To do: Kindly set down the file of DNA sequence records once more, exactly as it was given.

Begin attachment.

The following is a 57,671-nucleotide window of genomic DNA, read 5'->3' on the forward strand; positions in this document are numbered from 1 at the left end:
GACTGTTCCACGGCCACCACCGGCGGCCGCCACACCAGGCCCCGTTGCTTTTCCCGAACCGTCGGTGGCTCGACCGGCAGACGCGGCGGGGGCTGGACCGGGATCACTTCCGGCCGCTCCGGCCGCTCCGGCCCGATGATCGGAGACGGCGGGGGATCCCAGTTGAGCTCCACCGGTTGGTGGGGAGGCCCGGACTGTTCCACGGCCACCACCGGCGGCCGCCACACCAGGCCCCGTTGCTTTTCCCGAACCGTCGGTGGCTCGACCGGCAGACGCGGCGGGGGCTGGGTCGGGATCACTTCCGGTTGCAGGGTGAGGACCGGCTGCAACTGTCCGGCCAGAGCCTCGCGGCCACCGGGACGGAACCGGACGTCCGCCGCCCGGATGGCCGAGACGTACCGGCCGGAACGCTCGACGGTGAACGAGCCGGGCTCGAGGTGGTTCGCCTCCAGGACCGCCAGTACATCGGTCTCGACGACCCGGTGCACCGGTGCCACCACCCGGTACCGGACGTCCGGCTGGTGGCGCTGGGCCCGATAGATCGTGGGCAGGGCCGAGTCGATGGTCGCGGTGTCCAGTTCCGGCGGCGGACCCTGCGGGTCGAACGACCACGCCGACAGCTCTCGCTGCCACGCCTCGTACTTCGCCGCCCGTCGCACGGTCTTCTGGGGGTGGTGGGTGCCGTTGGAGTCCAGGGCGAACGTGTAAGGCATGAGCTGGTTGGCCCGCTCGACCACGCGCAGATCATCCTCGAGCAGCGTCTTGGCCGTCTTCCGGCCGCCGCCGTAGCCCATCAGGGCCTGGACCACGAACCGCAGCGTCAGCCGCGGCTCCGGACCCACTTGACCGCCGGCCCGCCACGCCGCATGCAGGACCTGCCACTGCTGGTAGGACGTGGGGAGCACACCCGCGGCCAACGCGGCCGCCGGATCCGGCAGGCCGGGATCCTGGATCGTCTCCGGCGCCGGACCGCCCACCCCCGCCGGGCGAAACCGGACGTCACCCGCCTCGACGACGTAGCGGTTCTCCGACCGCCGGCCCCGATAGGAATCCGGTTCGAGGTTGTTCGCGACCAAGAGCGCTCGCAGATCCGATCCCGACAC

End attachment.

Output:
The following is a 57,671-nucleotide window of genomic DNA, read 5'->3' on the forward strand; positions in this document are numbered from 1 at the left end:
GACTGTTCCACGGCCACCACCGGCGGCCGCCACACCAGGCCCCGTTGCTTTTCCCGAACCGTCGGTGGCTCGACCGGCAGACGCGGCGGGGGCTGGACCGGGATCACTTCCGGCCGCTCCGGCCGCTCCGGCCCGATGATCGGAGACGGCGGGGGATCCCAGTTGAGCTCCACCGGTTGGTGGGGAGGCCCGGACTGTTCCACGGCCACCACCGGCGGCCGCCACACCAGGCCCCGTTGCTTTTCCCGAACCGTCGGTGGCTCGACCGGCAGACGCGGCGGGGGCTGGGTCGGGATCACTTCCGGTTGCAGGGTGAGGACCGGCTGCAACTGTCCGGCCAGAGCCTCGCGGCCACCGGGACGGAACCGGACGTCCGCCGCCCGGATGGCCGAGACGTACCGGCCGGAACGCTCGACGGTGAACGAGCCGGGCTCGAGGTGGTTCGCCTCCAGGACCGCCAGTACATCGGTCTCGACGACCCGGTGCACCGGTGCCACCACCCGGTACCGGACGTCCGGCTGGTGGCGCTGGGCCCGATAGATCGTGGGCAGGGCCGAGTCGATGGTCGCGGTGTCCAGTTCCGGCGGCGGACCCTGCGGGTCGAACGACCACGCCGACAGCTCTCGCTGCCACGCCTCGTACTTCGCCGCCCGTCGCACGGTCTTCTGGGGGTGGTGGGTGCCGTTGGAGTCCAGGGCGAACGTGTAAGGCATGAGCTGGTTGGCCCGCTCGACCACGCGCAGATCATCCTCGAGCAGCGTCTTGGCCGTCTTCCGGCCGCCGCCGTAGCCCATCAGGGCCTGGACCACGAACCGCAGCGTCAGCCGCGGCTCCGGACCCACTTGACCGCCGGCCCGCCACGCCGCATGCAGGACCTGCCACTGCTGGTAGGACGTGGGGAGCACACCCGCGGCCAACGCGGCCGCCGGATCCGGCAGGCCGGGATCCTGGATCGTCTCCGGCGCCGGACCGCCCACCCCCGCCGGGCGAAACCGGACGTCACCCGCCTCGACGACGTAGCGGTTCTCCGACCGCCGGCCCCGATAGGAATCCGGTTCGAGGTTGTTCGCGACCAAGAGCGCTCGCAGATCCGATCCCGACAC